The purpose of the act was
To move the United States toward greater energy independence and security, to increase the production of clean renewable fuels, to protect consumers, to increase the efficiency of products, buildings, and vehicles, to promote research on and deploy greenhouse gas capture and storage options, and to improve the energy performance of the Federal Government, and for other purposes.
To me it doesn't matter that much. Light bulbs are not a large part of my household budget; I'm fortunate in that respect. But light bulbs and energy costs are a much larger portion of the average family household budget, and for those just starting out, like my daughter and my son, every penny counts. Forcing them to pay an extra $10 for a light bulb is a hardship. That's $10 they won't be able to spend on food, clothing, entertainment, or 401-K. There is no stimulative effect of a $12 light bulb. It forces consumers to spend less on some items so they can spend more on light bulbs.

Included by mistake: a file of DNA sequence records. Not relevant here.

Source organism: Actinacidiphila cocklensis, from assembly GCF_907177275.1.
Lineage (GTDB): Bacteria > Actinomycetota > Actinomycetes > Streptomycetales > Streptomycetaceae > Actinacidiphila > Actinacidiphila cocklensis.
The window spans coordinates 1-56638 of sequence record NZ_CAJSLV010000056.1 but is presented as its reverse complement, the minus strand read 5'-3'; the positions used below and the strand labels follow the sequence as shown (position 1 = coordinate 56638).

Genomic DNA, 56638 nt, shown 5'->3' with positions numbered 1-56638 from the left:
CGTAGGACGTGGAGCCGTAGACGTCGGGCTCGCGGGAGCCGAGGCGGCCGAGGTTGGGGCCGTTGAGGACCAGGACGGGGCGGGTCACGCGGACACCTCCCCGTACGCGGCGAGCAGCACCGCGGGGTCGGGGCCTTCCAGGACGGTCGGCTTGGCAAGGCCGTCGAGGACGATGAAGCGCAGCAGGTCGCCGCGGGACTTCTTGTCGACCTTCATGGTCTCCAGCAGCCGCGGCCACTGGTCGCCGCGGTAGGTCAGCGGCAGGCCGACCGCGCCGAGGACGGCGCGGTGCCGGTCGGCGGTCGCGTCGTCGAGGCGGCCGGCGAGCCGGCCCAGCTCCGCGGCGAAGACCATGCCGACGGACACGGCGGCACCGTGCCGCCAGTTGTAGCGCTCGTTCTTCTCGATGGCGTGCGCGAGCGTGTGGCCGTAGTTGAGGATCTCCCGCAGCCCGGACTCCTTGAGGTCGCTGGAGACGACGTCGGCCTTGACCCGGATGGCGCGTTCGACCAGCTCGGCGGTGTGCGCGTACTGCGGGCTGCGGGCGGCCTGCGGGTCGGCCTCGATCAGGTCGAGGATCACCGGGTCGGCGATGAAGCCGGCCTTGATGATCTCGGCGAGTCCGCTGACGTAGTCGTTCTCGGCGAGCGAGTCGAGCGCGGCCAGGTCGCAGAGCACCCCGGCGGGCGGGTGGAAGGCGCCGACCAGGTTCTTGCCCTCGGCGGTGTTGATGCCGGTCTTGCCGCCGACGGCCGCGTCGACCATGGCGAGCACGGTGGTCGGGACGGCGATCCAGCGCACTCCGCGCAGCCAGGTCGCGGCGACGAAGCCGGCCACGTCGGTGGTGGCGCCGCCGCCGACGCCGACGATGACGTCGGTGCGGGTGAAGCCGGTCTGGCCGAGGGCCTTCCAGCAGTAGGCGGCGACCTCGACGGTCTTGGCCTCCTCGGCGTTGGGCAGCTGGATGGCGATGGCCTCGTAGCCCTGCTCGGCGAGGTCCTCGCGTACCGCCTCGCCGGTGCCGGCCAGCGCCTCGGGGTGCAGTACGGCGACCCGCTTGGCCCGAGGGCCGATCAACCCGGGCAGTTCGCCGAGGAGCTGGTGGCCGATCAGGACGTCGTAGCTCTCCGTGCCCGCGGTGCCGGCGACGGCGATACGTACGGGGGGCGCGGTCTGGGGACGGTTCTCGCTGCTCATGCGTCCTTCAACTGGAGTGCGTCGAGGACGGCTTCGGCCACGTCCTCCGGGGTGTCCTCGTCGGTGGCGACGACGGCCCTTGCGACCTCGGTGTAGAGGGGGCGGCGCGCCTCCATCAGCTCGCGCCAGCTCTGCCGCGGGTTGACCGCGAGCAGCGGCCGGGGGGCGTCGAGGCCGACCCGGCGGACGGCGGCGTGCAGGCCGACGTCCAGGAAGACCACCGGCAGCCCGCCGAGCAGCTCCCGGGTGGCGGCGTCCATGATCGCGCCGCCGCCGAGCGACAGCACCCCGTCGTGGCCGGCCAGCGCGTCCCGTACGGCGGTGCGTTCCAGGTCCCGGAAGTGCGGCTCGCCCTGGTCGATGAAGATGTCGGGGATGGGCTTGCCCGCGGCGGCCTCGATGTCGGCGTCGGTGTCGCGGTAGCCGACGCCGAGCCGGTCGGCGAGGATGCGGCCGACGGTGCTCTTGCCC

All of this crossed my mind as I listened to Gina McCarthy introduce the EPA's Clean Power Plan that calls for sharp reductions in carbon emissions from stationary power sources. In her impassioned introduction to the proposed regulations she asserted multiple times all the critics who previously predicted high prices and reduced economic activity from these type of laws and regulations were wrong.
Then I looked at the sign for the $12 light bulb and wondered if Ms. McCarthy has been to the grocery store recently to see how the government protects consumers.